Liverpool is one of England’s major cities, located in Merseyside, in the North West of the country. Its origins date back to 1207 and it became one of the country’s major ports, with ships sailing to and from Ireland and the United States as well as many other destinations.  

Liverpool’s docks have become an integral part of the city’s history and culture and there are numerous attractions on the waterfront of interest to visitors. The most well known part is the Albert Dock area, which has the largest concentration of “Grade 1” listed buildings in the country.

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Why visit Liverpool ?

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One of England’s major cities

Best known today as the home of the Beatles

The Mersey Maritime museum is located on the north side of the waterfront and documents the history of the docks as well as the men and women who worked there. Liverpool played an important part in migration, for both people immigrating to the US and the Irish migrants who came to Liverpool during the Famine in the 1840’s. According to records at the time, twenty five percent of the city’s population was Irish born. Admission to the museum is free and it is open daily from 10 am to 5 pm. Also located within the Maritime Museum, is the new International Slavery Museum, which tells the story of Liverpool’s participation in the slavery trade as well as the history of slavery across the globe.  

Liverpool is known for its rich variation in architecture and this is evident in the two main places of worship in the city centre. The Anglican Cathedral, situated on the St. James’ Mount, dates back to 1904, but was designed in tune with architecture’s Gothic revival at the start of the 20th Century. The interior of the building also follows the Gothic design, containing elaborate chapels, altars and detailed stained glass windows. Admission to the Cathedral is ₤3 and it is open daily from 8 am to 6 pm - with services held on Sundays.  

Roughly a mile away from the Anglican cathedral is the Roman Catholic Metropolitan Cathedral of Liverpool. Sir Edward Lutyens first designed this building in 1930, with the aim of creating a structure unique in architecture, in response to the Anglican Cathedral. These plans were later reduced to a more simple design of the cathedral, which finally went under construction in 1967. The Metropolitan cathedral has a remarkable tent-shaped spire and its roof is the largest of its kind in the world.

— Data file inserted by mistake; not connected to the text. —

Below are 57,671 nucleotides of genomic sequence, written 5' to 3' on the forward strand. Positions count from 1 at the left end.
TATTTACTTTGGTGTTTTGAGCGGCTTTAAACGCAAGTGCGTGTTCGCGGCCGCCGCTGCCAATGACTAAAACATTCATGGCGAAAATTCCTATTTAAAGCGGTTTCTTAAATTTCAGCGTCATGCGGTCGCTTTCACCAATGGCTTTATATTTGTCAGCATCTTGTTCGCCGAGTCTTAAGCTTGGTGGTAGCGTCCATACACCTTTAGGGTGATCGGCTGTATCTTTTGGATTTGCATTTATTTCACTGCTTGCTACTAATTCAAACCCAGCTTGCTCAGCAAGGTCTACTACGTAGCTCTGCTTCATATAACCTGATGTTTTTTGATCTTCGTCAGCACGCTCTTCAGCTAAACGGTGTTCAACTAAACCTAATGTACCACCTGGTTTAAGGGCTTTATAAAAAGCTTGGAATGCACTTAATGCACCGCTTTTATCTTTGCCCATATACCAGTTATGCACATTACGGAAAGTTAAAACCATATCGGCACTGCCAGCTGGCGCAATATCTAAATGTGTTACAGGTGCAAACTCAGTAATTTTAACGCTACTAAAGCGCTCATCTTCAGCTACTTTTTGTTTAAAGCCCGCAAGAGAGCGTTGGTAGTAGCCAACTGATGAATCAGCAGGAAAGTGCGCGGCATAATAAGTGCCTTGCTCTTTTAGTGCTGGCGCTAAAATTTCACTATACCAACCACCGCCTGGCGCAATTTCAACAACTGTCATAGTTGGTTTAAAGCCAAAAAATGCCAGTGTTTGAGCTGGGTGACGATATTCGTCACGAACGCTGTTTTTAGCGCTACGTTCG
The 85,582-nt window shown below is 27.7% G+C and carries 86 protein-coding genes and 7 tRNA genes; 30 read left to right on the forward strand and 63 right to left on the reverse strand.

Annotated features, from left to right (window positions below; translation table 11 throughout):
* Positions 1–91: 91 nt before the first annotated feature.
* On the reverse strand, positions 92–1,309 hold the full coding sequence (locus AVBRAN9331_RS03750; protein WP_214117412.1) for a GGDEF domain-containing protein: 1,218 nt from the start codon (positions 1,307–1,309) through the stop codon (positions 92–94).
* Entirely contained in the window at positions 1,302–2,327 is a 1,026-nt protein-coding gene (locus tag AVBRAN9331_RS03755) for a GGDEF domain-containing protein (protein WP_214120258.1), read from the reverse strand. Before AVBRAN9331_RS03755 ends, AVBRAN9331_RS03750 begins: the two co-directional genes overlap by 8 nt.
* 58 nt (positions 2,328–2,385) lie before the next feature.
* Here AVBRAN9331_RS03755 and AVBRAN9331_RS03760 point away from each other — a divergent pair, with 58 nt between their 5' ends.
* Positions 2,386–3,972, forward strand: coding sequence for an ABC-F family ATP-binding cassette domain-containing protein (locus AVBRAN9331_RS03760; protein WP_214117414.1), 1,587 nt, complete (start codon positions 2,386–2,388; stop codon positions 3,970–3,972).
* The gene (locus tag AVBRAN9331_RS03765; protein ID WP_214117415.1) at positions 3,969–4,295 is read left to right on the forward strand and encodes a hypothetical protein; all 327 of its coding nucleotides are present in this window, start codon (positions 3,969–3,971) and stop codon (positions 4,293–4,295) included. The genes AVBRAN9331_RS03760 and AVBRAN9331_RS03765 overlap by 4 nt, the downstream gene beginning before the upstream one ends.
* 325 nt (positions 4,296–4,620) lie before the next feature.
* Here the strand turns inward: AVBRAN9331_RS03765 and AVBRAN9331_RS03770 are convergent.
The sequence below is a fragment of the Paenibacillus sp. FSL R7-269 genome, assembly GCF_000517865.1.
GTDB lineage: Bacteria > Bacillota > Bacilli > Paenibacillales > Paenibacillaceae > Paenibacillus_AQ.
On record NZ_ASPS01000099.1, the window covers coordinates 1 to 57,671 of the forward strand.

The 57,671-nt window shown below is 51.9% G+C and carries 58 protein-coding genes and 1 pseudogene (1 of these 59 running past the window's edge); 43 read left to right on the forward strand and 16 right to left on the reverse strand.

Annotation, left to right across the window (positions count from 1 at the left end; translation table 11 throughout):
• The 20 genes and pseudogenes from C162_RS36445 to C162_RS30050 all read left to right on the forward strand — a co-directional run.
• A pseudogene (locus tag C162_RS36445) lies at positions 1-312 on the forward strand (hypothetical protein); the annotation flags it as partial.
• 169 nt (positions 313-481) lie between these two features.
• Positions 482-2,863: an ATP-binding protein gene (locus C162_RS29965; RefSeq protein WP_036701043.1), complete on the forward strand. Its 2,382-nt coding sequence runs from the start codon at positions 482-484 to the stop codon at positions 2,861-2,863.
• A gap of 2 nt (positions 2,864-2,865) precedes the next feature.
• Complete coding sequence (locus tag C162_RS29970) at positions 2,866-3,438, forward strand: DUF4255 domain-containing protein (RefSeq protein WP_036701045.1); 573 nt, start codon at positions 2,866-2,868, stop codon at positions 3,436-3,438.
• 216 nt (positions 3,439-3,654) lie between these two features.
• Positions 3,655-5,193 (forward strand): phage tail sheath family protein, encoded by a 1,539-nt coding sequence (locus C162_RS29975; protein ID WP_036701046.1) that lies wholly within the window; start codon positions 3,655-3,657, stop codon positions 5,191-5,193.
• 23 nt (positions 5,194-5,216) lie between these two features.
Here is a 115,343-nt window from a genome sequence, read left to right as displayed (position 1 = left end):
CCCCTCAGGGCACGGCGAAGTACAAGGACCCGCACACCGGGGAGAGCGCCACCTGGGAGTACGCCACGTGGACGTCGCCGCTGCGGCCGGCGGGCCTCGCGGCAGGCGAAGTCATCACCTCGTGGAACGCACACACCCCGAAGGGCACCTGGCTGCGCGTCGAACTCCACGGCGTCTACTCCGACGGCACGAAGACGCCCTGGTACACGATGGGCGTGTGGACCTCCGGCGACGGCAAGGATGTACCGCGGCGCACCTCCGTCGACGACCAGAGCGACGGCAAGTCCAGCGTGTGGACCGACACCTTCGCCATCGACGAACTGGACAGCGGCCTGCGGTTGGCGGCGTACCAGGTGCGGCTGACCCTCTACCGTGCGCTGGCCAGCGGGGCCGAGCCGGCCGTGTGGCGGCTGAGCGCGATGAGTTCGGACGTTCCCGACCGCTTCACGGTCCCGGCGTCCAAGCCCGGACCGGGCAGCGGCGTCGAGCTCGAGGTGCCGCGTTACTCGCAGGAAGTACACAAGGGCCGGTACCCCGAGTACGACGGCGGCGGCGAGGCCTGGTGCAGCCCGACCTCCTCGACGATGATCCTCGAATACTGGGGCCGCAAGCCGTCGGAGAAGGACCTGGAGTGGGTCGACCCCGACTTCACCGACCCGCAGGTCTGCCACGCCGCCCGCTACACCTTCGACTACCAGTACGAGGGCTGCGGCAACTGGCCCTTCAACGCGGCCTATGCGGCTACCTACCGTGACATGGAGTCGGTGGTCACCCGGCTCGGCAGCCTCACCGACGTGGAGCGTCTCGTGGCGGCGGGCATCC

Liverpool is best known today as the home of the Beatles and there are many Beatle-related attractions around the city. The Cavern, where the group played their very first shows, is located on Mathew Street, in the heart of the Liverpool’s shopping and nightlife area. “The Beatles Story”, located on the waterfront, charts the career of the group and on display is George Harrison’s very first guitar as well as the ‘Lenses of Lennon’ exhibit, which allows visitors to look through his famous round glasses. The Beatles referenced Liverpool and its surrounding areas in many of their songs and these places have become some of the city’s most popular tourist attractions. Penny Lane, where Lennon and McCartney used to wait for their bus into town, can be found near Sefton Park, about a twenty-minute car journey from the city centre. Strawberry fields is another well known location, which used to be an orphanage run by the Salvation Army and where John Lennon used to attend garden fetes as a child. The grounds are now closed, but the entrance can be found on Beaconsfield Road – only a few hundred yards form John Lennon’s childhood home.  

Liverpool is well served by transport. John Lennon Airport provides flights to international destinations and is a 20-30 minute car journey from the city centre. Manchester Airport is also just over an hour away by car. National train services operate from Lime Street Station, which connects Liverpool to major cities in the North, Midlands as well as London.

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